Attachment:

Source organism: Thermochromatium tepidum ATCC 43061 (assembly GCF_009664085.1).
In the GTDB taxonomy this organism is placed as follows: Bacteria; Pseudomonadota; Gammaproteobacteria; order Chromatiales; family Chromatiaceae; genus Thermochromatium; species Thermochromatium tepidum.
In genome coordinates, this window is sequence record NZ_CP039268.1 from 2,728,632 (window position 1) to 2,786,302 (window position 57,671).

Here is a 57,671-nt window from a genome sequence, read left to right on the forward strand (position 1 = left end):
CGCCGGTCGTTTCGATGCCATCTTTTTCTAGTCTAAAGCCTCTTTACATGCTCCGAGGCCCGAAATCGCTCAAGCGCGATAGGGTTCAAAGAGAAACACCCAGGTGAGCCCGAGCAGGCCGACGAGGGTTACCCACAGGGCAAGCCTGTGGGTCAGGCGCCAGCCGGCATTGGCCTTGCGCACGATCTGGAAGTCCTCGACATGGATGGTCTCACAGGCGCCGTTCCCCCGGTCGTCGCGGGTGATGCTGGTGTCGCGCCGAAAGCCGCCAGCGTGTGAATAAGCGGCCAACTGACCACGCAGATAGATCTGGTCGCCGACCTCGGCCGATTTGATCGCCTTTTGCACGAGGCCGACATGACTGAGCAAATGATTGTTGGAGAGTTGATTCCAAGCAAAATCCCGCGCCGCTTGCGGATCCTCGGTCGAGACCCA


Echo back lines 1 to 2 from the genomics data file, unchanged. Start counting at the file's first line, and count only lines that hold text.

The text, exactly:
Source organism: Thermochromatium tepidum ATCC 43061 (assembly GCF_009664085.1).
In the GTDB taxonomy this organism is placed as follows: Bacteria; Pseudomonadota; Gammaproteobacteria; order Chromatiales; family Chromatiaceae; genus Thermochromatium; species Thermochromatium tepidum.